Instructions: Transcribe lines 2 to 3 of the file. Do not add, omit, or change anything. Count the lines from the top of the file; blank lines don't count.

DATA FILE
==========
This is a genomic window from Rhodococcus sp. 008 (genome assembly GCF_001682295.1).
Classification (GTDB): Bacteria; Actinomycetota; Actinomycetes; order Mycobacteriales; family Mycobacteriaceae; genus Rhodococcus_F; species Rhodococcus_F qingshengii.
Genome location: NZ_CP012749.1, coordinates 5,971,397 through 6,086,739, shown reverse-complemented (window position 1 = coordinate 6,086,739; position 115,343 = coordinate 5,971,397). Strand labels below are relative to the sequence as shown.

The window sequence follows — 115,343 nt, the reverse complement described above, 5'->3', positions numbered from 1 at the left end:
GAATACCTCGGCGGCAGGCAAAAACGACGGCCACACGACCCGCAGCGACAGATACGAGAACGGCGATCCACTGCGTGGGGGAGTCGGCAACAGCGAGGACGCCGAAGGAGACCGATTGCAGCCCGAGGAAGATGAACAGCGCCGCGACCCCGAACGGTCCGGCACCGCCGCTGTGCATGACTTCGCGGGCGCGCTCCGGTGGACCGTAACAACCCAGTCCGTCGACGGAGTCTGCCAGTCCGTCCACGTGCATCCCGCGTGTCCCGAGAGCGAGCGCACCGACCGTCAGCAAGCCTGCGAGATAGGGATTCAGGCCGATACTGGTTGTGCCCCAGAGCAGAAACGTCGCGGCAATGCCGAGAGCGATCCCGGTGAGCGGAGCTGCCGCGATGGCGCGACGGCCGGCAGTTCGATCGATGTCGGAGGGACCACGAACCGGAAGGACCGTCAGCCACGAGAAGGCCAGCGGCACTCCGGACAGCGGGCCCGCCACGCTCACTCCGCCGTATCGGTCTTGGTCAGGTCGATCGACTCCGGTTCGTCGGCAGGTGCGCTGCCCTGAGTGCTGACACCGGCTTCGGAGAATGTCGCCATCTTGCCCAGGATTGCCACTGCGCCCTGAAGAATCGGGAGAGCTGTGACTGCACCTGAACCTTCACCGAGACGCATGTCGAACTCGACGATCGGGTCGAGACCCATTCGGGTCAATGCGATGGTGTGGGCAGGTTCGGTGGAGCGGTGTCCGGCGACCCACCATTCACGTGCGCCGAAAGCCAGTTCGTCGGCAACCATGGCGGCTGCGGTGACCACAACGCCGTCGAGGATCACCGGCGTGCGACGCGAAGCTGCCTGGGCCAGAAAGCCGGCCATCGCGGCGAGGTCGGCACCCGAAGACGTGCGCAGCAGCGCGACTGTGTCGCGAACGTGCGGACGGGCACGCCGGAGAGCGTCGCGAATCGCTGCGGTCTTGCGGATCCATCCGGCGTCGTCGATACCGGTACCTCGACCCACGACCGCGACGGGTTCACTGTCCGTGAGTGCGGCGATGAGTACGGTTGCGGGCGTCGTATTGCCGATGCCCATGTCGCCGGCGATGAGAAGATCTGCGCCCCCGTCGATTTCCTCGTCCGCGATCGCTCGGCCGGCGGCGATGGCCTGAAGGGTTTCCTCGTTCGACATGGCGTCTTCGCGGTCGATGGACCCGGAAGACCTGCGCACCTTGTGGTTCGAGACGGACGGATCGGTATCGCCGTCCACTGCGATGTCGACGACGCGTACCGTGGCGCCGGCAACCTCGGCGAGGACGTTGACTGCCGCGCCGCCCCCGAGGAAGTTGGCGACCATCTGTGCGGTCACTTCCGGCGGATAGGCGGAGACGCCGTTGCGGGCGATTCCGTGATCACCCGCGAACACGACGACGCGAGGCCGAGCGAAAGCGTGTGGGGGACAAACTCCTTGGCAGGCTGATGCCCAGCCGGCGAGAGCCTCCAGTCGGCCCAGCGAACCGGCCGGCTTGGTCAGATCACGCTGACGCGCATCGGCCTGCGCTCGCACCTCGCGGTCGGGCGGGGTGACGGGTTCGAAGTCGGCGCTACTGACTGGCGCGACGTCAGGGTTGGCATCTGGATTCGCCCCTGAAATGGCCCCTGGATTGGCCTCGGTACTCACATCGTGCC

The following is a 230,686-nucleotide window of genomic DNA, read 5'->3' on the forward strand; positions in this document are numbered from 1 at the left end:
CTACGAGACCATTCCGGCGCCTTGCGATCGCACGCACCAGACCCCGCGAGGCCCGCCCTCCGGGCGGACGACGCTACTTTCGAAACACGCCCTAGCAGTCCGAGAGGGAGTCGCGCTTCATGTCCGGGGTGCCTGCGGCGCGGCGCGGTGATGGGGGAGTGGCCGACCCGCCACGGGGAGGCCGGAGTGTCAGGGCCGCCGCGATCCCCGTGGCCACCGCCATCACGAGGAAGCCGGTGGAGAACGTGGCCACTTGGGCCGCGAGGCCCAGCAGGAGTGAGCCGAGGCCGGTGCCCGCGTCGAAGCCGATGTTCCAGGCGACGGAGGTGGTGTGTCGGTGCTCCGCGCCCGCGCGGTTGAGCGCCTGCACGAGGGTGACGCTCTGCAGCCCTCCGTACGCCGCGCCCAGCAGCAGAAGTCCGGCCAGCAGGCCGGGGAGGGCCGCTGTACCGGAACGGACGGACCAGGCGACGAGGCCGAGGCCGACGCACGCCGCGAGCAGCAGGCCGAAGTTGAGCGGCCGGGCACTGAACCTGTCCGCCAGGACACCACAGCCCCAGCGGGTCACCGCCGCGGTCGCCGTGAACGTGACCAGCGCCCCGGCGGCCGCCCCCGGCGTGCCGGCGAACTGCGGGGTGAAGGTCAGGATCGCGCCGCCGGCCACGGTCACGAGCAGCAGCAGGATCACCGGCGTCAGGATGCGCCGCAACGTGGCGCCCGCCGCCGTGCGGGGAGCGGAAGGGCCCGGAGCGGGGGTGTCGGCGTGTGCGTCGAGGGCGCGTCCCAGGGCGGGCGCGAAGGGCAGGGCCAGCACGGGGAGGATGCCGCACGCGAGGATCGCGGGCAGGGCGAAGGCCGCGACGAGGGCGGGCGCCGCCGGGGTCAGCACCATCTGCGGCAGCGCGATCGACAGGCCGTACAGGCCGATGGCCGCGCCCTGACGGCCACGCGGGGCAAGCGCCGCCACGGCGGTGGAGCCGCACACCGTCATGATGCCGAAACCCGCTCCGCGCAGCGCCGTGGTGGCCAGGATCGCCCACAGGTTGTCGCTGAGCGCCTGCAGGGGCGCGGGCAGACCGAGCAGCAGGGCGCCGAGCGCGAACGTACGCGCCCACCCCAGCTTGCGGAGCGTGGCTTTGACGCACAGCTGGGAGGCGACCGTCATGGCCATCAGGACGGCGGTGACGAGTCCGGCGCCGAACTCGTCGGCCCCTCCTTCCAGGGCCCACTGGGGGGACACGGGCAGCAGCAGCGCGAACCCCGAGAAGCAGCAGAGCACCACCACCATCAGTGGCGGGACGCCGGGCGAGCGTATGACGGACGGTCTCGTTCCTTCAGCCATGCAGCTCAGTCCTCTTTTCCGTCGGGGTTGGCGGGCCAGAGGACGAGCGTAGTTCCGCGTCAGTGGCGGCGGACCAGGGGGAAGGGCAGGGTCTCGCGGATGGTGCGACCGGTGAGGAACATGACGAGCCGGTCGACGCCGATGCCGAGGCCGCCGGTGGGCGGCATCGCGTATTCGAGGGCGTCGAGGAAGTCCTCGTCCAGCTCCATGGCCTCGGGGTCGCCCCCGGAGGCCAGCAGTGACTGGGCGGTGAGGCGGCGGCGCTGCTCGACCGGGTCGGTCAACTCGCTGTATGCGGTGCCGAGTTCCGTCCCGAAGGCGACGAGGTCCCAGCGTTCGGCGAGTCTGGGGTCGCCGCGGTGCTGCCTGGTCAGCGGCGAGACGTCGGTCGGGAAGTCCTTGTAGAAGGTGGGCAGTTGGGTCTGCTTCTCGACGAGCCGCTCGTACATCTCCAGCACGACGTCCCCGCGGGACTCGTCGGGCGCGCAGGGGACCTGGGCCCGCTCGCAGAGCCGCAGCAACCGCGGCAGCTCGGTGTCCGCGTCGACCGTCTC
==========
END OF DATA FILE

Classification (GTDB): Bacteria; Actinomycetota; Actinomycetes; order Mycobacteriales; family Mycobacteriaceae; genus Rhodococcus_F; species Rhodococcus_F qingshengii.
Genome location: NZ_CP012749.1, coordinates 5,971,397 through 6,086,739, shown reverse-complemented (window position 1 = coordinate 6,086,739; position 115,343 = coordinate 5,971,397). Strand labels below are relative to the sequence as shown.